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We wish you a green Christmas and a sustainable new year!

Now I want to start by saying I am not scrooge. I love Christmas and think it is one of the best times of the year, as the Edge office will attest to with the decorations up and Carols starting on the 1st of December like clockwork! But as we all start decking the halls it may be worth looking at what we can do to help our carbon footprint over the holidays.

A study in the USA showed that Christmas decorations account for 6.63 billion KWh of electricity consumption (Moss & Agyapong, 2015). The energy savings trust predicts that just one of those brightly lit homes over the 2 weeks of Christmas period can emit enough carbon dioxide to fill 95 telephone boxes.

So, if we want to celebrate but still think of the environment what can we do?

Well first you can switch to energy efficient LED lights which are up to 90% more efficient than incandescent lights.

The second consideration is around waste. Do you really need all that food, I mean Coles is only shut for 24 hours, how much milk do you really need!?!?

A study by respect food showed that Christmas is the time of year when the highest food waste happens. It is estimated 5million tonnes of food goes to landfill in Australia alone and our total waste increases by 30% in that week. I am not joking when I quote the stats which say in wrapping paper alone there is enough used to go around Australia 6 times (roughly 150,000km of it!) and much of that cannot be recycled. That doesn’t mean you shouldn’t enjoy to excess, but before you throw anything out just think, does it have to go in the bin? Can it be frozen? Can I recycle this or re-use it in some way? If you get really stuck for ideas everyone loves a ham pie!!!!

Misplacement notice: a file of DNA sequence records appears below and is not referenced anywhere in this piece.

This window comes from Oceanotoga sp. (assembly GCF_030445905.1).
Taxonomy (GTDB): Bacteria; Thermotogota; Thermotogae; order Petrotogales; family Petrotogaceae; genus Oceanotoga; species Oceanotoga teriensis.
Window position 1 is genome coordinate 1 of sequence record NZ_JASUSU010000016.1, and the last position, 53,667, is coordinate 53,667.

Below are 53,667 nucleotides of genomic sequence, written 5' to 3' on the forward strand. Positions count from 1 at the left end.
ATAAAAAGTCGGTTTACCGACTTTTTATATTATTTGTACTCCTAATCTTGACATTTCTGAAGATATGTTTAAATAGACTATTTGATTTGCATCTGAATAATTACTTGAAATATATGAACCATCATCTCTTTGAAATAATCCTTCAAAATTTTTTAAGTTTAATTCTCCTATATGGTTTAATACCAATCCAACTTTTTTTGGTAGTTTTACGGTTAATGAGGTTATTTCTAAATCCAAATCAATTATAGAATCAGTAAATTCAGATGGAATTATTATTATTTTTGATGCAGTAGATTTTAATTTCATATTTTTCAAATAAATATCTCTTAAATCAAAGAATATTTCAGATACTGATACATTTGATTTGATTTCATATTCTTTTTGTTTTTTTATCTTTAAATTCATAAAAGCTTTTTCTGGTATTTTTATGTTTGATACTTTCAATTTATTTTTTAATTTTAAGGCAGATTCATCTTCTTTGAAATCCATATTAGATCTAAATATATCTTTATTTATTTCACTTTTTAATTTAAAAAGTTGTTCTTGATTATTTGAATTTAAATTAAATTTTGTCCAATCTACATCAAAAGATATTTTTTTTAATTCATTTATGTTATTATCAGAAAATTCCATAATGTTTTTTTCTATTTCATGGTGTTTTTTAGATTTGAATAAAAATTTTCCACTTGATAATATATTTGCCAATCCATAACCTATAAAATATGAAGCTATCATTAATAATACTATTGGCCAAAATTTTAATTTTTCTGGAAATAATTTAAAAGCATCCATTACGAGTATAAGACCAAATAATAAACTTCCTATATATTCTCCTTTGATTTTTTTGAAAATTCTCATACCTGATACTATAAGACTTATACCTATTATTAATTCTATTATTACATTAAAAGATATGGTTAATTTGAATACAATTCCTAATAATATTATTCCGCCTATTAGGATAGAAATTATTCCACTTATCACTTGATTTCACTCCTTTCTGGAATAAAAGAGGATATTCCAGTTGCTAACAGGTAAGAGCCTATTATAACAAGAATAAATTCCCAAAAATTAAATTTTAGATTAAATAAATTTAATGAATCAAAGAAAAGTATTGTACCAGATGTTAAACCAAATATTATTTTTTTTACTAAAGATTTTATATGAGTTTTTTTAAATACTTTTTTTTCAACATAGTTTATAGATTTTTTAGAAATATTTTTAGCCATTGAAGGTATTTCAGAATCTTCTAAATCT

Now, no article on Christmas sustainability can avoid the inevitable tree in the room, I am not even diving into tinslegate today, but sustainable decorations are the google hot button right now and I will let you dive down that rabbit hole yourself.

But the debate between buying a real tree or an artificial one has been going for as long as I can remember. The consensus seems to be, if you are going to buy an artificial tree you need to keep it for at least 12 years to ensure it has a lower carbon footprint than using a real one. There are obviously factors to this. If the real tree was imported then its carbon cost is seriously higher, but overall, the message is, don’t buy a cheap artificial tree you will throw out at the end of the holidays, and if you do buy one make sure you will still like it in 2033! If you don’t want to do that, why don’t you look at real trees and in the new year see if someone will use it for chippings or firewood, further reducing its carbon footprint. Or if you want to go all out there is the uber green solution of re-planting the tree for the next 11 months and then re-using it next December, this obviously doesn’t include the carbon required for the axe!

Whatever happens no one wants to ruin Christmas and we all hope you don’t run out of milk for your nan’s tea, if you do it wasn’t my fault! Furthermore 2020 and 2021 have not been years to write home about and a celebration is well and truly earned, especially if you can travel to family across borders. All we ask is to remember you are already doing the right thing 51 weeks of the year, you just need to keep it up over Christmas. All small changes can make a huge differences.